The Eighth Intelligence: Nature Smart

The Jibbers loves bugs. His favourite place to be is looking for little animals or bugs in our yard. He is drawn to people’s pets and carries around a guinea pig puppet till he can finally get one of his own. He will never leave the zoo if it was up to him. Every walk requires us to carry a metal pail for our collecting along the way: pine cones, twigs, rocks, grass, flowers, bugs, and sometimes even dirt. I just have to leave the back door open and he will spend hours playing in the dirt: digging, searching, collecting and studying all the creatures he finds. We’re waiting for him to get old enough to become a zoo volunteer; hopefully they have such a program here. He used to pretend he was the ‘zoo guy’ at the petting zoo and start directing all the children and parents as they came in. He even helped to clean up their living quarters and feed them.


Sometimes I’ll come outside after having washed the dishes to see what he’s up to, and he’ll have his binoculars aimed at a bird sitting on top of the orange tree. He asks me everyday when he can go and climb the orange tree again – we’ve had some major ant issues that bit him the last time.


One day, I came outside and he was just sitting in his chair, watching, breathing, being. He seemed so much a part of the natural landscape. I learn so much from watching him. When we go for walks he touches all the trees that we come across: “Oh this one is bumpy. This one is smooth. This one feels like plastic.”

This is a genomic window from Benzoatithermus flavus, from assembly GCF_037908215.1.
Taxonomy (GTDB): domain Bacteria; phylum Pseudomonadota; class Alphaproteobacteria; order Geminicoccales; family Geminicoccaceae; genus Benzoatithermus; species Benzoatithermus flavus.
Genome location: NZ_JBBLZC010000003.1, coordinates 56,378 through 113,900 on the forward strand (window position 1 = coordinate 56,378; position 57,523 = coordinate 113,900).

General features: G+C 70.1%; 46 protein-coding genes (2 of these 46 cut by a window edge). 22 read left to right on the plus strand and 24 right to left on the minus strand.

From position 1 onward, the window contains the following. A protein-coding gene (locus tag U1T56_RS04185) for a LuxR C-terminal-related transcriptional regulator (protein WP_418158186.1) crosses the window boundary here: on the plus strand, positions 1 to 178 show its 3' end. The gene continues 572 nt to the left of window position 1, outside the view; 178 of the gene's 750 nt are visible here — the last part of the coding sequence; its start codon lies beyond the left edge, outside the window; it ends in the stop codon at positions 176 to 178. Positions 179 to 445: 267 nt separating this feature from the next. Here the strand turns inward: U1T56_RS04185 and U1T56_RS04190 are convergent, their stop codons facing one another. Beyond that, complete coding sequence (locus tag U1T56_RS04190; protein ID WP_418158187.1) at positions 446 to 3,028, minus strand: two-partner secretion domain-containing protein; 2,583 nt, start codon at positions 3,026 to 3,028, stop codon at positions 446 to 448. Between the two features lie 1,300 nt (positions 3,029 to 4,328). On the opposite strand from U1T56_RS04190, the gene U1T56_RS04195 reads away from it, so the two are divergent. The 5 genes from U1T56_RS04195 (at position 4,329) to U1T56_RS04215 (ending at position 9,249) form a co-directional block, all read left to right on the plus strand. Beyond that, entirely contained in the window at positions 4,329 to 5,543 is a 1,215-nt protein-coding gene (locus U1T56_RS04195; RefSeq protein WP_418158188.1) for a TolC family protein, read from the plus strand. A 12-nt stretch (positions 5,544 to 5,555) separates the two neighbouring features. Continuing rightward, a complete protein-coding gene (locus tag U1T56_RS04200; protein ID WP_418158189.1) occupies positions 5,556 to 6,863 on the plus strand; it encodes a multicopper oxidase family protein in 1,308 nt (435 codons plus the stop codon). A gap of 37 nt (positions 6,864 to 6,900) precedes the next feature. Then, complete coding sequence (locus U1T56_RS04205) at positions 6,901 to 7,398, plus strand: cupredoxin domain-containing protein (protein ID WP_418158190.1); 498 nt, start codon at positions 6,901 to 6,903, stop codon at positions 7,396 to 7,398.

Josh and I believe we have a child with a keen understanding of and an avid interest in the natural world.


Professor Howard Gardner of Harvard University came up with the multiple intelligence theory. The following list of characteristics was developed by Professor Leslie O. Wilson, School of Education at the University of Wisconson, and is based off of Gardner’s understanding of the naturalist intelligence, the eight intelligence. This list can be found in Richard Louv‘s Last Child in the Woods.

  1. Have keen sensory skills, including sight, smell, sound, taste or touch.
  2. Readily use heightened sensory skills to  notice and categorize things from the natural world.
  3. Like to be outside, or like outside activities like gardening, nature walks, or field trips geared toward observing nature or natural phenomena.
  4. Easily notice patterns from their surroundings – likes, differences, similarities, anomalies.
  5. Are interested in and care about animals or plants.
  6. Notice things in the environment others often miss.
  7. Create, keep, or have collections, scrapbooks, logs or journals about natural objects – these may include written observations, drawings, pictures and photographs, or specimens.
  8. Are very interested, from an early age, in television shows, videos, books or objects from or about nature, science or animals.
  9. Show heightened awareness of and concern for the environment and/or endangered species.
  10. Easily learn characteristics, names, categorizations and data about objects or species found in the natural world.

Is your child a naturalist? What do you do to encourage them in their nature exploration?


~ by Omaira on February 27, 2013.

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